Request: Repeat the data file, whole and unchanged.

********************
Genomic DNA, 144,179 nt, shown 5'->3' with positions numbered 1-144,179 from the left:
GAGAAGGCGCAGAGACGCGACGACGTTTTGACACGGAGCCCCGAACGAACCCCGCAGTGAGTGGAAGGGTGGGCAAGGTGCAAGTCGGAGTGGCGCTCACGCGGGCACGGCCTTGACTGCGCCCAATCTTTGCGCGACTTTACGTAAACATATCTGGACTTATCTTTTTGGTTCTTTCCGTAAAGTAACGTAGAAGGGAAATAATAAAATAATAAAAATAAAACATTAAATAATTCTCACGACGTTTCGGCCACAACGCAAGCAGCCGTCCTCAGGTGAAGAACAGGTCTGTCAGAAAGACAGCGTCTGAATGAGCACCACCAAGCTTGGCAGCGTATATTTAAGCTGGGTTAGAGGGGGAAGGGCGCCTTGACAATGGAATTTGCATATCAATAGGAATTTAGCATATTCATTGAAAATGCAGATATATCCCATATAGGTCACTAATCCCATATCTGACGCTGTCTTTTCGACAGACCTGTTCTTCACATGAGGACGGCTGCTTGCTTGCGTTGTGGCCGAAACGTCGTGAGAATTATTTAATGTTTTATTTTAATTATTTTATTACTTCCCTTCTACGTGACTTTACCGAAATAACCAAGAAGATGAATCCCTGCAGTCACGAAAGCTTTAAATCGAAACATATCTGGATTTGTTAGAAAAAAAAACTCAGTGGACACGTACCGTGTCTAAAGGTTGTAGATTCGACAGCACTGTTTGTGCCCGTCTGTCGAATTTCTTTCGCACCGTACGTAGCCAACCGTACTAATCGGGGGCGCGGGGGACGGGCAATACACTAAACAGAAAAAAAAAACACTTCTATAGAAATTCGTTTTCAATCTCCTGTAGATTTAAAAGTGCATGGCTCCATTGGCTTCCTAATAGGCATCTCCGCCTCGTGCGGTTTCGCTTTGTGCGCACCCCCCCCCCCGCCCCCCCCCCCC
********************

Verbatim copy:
Genomic DNA, 144,179 nt, shown 5'->3' with positions numbered 1-144,179 from the left:
GAGAAGGCGCAGAGACGCGACGACGTTTTGACACGGAGCCCCGAACGAACCCCGCAGTGAGTGGAAGGGTGGGCAAGGTGCAAGTCGGAGTGGCGCTCACGCGGGCACGGCCTTGACTGCGCCCAATCTTTGCGCGACTTTACGTAAACATATCTGGACTTATCTTTTTGGTTCTTTCCGTAAAGTAACGTAGAAGGGAAATAATAAAATAATAAAAATAAAACATTAAATAATTCTCACGACGTTTCGGCCACAACGCAAGCAGCCGTCCTCAGGTGAAGAACAGGTCTGTCAGAAAGACAGCGTCTGAATGAGCACCACCAAGCTTGGCAGCGTATATTTAAGCTGGGTTAGAGGGGGAAGGGCGCCTTGACAATGGAATTTGCATATCAATAGGAATTTAGCATATTCATTGAAAATGCAGATATATCCCATATAGGTCACTAATCCCATATCTGACGCTGTCTTTTCGACAGACCTGTTCTTCACATGAGGACGGCTGCTTGCTTGCGTTGTGGCCGAAACGTCGTGAGAATTATTTAATGTTTTATTTTAATTATTTTATTACTTCCCTTCTACGTGACTTTACCGAAATAACCAAGAAGATGAATCCCTGCAGTCACGAAAGCTTTAAATCGAAACATATCTGGATTTGTTAGAAAAAAAAACTCAGTGGACACGTACCGTGTCTAAAGGTTGTAGATTCGACAGCACTGTTTGTGCCCGTCTGTCGAATTTCTTTCGCACCGTACGTAGCCAACCGTACTAATCGGGGGCGCGGGGGACGGGCAATACACTAAACAGAAAAAAAAAACACTTCTATAGAAATTCGTTTTCAATCTCCTGTAGATTTAAAAGTGCATGGCTCCATTGGCTTCCTAATAGGCATCTCCGCCTCGTGCGGTTTCGCTTTGTGCGCACCCCCCCCCCCGCCCCCCCCCCCC